“I do wonder how he’d hold up under interrogation,” said Karen, maliciously, but Matt would take it for now.
Then there wasn’t much to do but wait, and listen, and try to figure out what to say. He wished he was a lawyer already, instead of somebody just trying to live to see law school. After tonight, he reminded himself, it would all be over. Probably within an hour at most, and then he and Karen walked away into their new lives.
His lesser pains were starting to fade, though too many of them wouldn’t go away that easily. His ability to fight remained limited. The man on the motorcycle had no more reason to talk, and Matt thought more and more that his mind had been playing tricks on him about the voice. Nobody had yet accused CJ of being in cahoots with Tommy or made any suggestions out loud of whom he might have betrayed the group for in the first place. And they wouldn’t bother, because he was striding out the hole Karen had left behind, crying tears that absolutely were not faked.
He still wasn’t there when the door broke into pieces, and the ram started moving the crates aside. But Karen stepped back, where it would be harder for them to shoot her. She wasn’t going to fire immediately.
Outside, still pretty distant, Matt heard another familiar voice, and whispered to Karen, “Where is Pretzel right now? Do you know?”
“In the company of someone bearing Sharon’s letter of introduction,” Karen whispered back.
So there was no more reason to hide her involvement. Matt took a final check of where CJ was, but their friends would almost certainly reach him before their foes did. He yelled, “Mr. Platzer is nearly here. You want to know how we’ve compromised him? I think he might know what’s on her piece of paper. Do you even know that?”
It didn’t take long for the people on the other side to put the pieces together. “That bitch Pretzel Martin!” It was Ralph who yelled it. “Should've known, with Tommy. Hell, maybe Platzer betrayed you too, sir.”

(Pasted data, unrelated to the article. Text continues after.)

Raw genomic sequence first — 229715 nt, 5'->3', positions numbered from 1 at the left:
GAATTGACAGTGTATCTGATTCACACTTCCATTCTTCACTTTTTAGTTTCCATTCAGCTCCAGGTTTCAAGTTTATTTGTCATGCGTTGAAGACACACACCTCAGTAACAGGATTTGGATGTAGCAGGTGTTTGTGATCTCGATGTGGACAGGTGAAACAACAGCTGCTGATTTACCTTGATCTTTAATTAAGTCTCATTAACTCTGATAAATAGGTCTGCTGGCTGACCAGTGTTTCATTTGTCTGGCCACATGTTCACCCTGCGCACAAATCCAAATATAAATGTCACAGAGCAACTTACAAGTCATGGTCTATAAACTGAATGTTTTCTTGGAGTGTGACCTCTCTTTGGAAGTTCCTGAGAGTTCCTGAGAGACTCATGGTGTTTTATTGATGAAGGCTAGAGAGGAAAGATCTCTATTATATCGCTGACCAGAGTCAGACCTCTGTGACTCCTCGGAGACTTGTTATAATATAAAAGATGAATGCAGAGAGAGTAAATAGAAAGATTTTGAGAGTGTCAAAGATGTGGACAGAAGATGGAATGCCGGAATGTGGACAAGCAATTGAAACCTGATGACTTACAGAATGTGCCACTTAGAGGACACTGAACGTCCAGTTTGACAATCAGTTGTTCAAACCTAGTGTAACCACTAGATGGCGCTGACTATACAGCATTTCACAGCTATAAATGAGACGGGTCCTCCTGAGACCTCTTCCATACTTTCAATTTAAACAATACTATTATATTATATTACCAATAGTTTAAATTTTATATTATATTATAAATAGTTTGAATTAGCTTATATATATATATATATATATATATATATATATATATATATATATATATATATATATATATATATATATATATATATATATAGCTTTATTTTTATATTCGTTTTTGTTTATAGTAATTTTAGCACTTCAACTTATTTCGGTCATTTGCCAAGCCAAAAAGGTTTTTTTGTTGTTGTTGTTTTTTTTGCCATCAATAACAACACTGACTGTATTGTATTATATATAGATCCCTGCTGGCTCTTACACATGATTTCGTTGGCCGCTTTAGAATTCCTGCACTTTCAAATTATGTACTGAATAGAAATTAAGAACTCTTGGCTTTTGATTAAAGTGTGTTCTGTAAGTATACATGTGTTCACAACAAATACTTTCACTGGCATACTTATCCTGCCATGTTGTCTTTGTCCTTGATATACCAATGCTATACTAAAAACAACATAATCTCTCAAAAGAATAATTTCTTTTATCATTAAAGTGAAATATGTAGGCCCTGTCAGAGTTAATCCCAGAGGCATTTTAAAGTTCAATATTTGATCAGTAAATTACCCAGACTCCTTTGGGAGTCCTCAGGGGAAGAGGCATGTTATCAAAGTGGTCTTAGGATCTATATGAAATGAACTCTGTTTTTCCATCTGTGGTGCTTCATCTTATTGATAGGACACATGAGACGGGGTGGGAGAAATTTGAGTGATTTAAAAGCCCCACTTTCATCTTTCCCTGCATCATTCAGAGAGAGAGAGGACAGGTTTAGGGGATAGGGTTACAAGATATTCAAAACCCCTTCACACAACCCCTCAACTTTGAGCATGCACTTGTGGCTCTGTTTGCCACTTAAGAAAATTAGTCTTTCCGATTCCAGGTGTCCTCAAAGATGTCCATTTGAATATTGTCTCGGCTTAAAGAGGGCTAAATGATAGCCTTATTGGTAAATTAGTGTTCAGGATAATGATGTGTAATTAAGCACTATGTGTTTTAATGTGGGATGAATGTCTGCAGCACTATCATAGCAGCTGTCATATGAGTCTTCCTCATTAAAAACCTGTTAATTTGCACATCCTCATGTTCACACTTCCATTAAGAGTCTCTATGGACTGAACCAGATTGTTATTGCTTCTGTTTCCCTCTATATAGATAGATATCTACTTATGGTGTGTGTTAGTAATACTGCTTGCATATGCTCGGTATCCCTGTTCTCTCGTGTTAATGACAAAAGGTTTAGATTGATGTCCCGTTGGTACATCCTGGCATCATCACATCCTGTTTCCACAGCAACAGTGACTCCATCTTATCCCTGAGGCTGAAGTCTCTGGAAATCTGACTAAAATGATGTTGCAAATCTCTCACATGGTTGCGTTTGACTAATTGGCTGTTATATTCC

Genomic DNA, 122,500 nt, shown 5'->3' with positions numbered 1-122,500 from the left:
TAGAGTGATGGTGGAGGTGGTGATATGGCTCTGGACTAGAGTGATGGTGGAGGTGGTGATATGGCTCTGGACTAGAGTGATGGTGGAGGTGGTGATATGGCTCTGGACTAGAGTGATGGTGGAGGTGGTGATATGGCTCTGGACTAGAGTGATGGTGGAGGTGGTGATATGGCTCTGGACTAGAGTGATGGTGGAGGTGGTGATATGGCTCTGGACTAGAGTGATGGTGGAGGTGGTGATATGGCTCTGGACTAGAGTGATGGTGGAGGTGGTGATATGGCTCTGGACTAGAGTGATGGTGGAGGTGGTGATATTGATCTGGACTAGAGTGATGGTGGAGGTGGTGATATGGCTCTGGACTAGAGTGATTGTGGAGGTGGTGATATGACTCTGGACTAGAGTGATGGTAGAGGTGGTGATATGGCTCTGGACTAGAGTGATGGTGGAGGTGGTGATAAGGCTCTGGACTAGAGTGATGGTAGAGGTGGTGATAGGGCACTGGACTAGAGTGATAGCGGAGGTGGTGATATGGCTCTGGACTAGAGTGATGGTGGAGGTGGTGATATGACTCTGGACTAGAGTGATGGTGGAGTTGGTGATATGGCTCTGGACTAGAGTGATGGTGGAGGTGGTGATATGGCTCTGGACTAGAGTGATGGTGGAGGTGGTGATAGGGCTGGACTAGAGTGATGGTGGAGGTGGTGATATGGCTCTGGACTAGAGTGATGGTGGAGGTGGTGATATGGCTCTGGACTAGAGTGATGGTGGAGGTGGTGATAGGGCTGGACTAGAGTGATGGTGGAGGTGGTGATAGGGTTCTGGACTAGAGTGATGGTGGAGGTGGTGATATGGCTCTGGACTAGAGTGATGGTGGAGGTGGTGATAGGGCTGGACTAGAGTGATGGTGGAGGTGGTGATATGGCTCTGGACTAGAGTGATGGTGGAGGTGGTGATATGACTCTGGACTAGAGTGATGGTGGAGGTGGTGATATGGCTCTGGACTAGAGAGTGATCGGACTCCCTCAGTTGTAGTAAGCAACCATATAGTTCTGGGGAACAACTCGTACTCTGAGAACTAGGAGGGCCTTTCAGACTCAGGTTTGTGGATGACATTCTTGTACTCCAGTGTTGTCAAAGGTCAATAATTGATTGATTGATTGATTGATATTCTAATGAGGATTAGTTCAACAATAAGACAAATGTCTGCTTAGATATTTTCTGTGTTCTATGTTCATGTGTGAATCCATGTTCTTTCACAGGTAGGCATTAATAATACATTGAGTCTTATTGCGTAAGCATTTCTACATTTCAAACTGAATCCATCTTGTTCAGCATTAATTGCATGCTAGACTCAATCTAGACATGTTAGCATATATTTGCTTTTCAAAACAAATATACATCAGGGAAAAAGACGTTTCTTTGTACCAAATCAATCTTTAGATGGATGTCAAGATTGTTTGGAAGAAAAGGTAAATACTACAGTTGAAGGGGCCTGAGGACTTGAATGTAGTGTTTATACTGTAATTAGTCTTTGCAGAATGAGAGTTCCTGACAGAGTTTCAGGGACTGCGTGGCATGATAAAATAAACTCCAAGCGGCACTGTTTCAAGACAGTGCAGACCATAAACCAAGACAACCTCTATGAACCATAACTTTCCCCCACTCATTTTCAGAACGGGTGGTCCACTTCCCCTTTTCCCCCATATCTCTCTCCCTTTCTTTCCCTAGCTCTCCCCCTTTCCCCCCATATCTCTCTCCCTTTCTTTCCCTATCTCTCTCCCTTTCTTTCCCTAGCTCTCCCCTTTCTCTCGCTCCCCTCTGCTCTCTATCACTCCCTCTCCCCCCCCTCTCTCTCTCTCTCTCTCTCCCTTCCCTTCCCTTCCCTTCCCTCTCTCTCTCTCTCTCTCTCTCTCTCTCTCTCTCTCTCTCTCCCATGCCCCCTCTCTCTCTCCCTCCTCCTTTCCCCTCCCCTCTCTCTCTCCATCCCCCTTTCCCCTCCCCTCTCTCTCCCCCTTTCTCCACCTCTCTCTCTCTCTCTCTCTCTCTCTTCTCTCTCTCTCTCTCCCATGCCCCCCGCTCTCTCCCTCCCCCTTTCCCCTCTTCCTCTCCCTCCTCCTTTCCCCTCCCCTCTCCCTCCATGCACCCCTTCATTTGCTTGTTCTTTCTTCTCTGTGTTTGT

"Tommy?" Karen whispered. Should've known he couldn't have kept that from her, but there was no time to explain.
“It was Platzer's idea,” Matt yelled. “He recruited her, she recruited Tommy; I think it probably stopped there. You really think your minions are going to stay loyal to you, Goldsmith? Only the ones who are too scared are going to do that. They all hate you.”
“Liar!” Matt had gone too far; he leapt over the crates and into the room. Karen fired her gun, but she hadn’t had time to aim properly, and the shot went wide. Noone else followed; it was a hard jump.
“I have more!” he yelled, desperate to buy just another minute; the motorcycle was almost there. “You know Lubov Ashtovka stole your weapons, of course, but she told us she was only getting started. She’s going after your stash in Boston too.” Sharon had told them about the likely stash in Boston; Matt hoped she’d been right, and nothing had happened to it since. “I think she’s doing it tonight; you left some men up in Boston, right?”
“Of course I did,” growled the Goldsmith, indignant. No change in his heartbeat, at least until he added, “And I knew about that.”
Get him to make false boasts; that would finish it. “What are you planning to do to her?” Matt asked. “We wouldn’t care, mind you, except we kind of had plans of our own…”
Next thing Matt knew the man had grabbed him by the side and by the arm, squeezing bruised places until he couldn’t keep back a hard grunt of pain. Normally he could’ve pulled free, but in his current state it was harder. Karen trained her gun on them, and he desperately shook his head.
“You gonna take that bitch away from me, too?” the Goldsmith growled. “You get a kick out of that, don’t you? I should’ve known what kind of man you are, what other kind of man would keep that as long as you have?”
“Please, Matt,” Karen whispered.
At her pain, Matt’s own rage kicked in hard; and a moment later he had the tables turned and the Goldsmith slammed against the wall, growling, hoping he looked a terrifying sight. “You say another word…” he started.
But at that moment the crates gave way completely; and his heart sunk; they’d have to kill now.
Except a moment after that, he heard the motorcycle crash through the open hole in the wall and the familiar sound of an ICER being fired. It distracted the Goldsmith enough it was easy to knock him out. The guy on the motorcycle didn’t take everybody out, but those he didn’t he scattered around.
Then he drove into the room, and Matt couldn’t doubt it any longer. The breathing, the scent, it had to be-
“Phil Coulson!” Karen actually did not sound surprised. “Let us guess, reports of your death were greatly exaggerated.”
“Well, no,” said that familiar voice. “I actually did die. I just didn’t stay dead. It’s a long story.”